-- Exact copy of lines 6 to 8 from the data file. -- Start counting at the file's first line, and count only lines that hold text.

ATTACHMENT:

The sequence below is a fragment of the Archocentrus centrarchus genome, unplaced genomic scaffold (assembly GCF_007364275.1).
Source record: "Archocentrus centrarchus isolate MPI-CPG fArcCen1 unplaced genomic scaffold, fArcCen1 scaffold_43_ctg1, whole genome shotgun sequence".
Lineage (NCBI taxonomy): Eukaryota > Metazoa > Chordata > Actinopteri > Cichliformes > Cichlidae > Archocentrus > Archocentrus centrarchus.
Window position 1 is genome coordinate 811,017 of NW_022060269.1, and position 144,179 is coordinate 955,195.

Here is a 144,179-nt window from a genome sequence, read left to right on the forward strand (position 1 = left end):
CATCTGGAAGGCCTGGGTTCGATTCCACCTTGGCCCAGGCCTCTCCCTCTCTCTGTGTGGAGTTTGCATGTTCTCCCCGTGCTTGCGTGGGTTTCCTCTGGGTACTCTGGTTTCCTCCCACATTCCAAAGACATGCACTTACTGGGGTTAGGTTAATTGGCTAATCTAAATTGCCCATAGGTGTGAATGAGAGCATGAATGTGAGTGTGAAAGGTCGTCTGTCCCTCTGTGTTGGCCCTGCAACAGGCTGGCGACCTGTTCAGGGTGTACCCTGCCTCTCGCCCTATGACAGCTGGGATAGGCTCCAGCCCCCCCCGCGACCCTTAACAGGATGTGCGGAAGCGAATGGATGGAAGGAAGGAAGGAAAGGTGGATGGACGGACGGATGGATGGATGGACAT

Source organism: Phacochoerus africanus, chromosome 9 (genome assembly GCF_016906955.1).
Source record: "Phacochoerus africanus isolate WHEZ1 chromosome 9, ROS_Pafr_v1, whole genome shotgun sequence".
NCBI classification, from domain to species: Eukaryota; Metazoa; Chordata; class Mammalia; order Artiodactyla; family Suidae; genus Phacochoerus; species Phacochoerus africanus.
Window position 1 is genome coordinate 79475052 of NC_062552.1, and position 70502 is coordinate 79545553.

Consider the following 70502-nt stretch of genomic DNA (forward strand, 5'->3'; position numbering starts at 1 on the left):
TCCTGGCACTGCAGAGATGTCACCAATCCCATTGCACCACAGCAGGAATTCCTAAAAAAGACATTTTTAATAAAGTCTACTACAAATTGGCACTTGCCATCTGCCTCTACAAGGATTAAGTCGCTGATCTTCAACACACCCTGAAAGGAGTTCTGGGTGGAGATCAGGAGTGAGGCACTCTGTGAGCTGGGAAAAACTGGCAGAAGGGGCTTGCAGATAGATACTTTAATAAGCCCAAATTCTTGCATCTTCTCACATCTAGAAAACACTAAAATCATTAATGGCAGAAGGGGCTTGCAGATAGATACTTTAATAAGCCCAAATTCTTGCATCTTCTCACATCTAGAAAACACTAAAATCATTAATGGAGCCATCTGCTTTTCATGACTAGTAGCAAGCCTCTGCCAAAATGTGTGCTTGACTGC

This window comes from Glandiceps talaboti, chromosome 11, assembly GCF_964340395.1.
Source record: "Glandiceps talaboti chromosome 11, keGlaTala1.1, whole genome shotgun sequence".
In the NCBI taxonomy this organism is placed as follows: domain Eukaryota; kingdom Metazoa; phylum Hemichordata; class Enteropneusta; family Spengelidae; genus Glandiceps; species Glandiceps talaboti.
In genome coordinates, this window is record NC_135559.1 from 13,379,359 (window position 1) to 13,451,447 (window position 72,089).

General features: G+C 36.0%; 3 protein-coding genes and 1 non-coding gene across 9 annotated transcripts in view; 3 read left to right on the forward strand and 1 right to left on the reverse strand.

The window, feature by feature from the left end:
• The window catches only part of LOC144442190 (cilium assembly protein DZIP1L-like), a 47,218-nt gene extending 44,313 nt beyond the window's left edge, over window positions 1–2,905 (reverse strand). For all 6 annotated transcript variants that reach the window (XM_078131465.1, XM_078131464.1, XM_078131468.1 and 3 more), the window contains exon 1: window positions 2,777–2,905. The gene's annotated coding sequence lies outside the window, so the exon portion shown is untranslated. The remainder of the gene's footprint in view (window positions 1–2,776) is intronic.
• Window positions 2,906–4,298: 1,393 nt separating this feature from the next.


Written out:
CATCTGGAAGGCCTGGGTTCGATTCCACCTTGGCCCAGGCCTCTCCCTCTCTCTGTGTGGAGTTTGCATGTTCTCCCCGTGCTTGCGTGGGTTTCCTCTGGGTACTCTGGTTTCCTCCCACATTCCAAAGACATGCACTTACTGGGGTTAGGTTAATTGGCTAATCTAAATTGCCCATAGGTGTGAATGAGAGCATGAATGTGAGTGTGAAAGGTCGTCTGTCCCTCTGTGTTGGCCCTGCAACAGGCTGGCGACCTGTTCAGGGTGTACCCTGCCTCTCGCCCTATGACAGCTGGGATAGGCTCCAGCCCCCCCCGCGACCCTTAACAGGATGTGCGGAAGCGAATGGATGGAAGGAAGGAAGGAAAGGTGGATGGACGGACGGATGGATGGATGGACAT

Source organism: Phacochoerus africanus, chromosome 9 (genome assembly GCF_016906955.1).
Source record: "Phacochoerus africanus isolate WHEZ1 chromosome 9, ROS_Pafr_v1, whole genome shotgun sequence".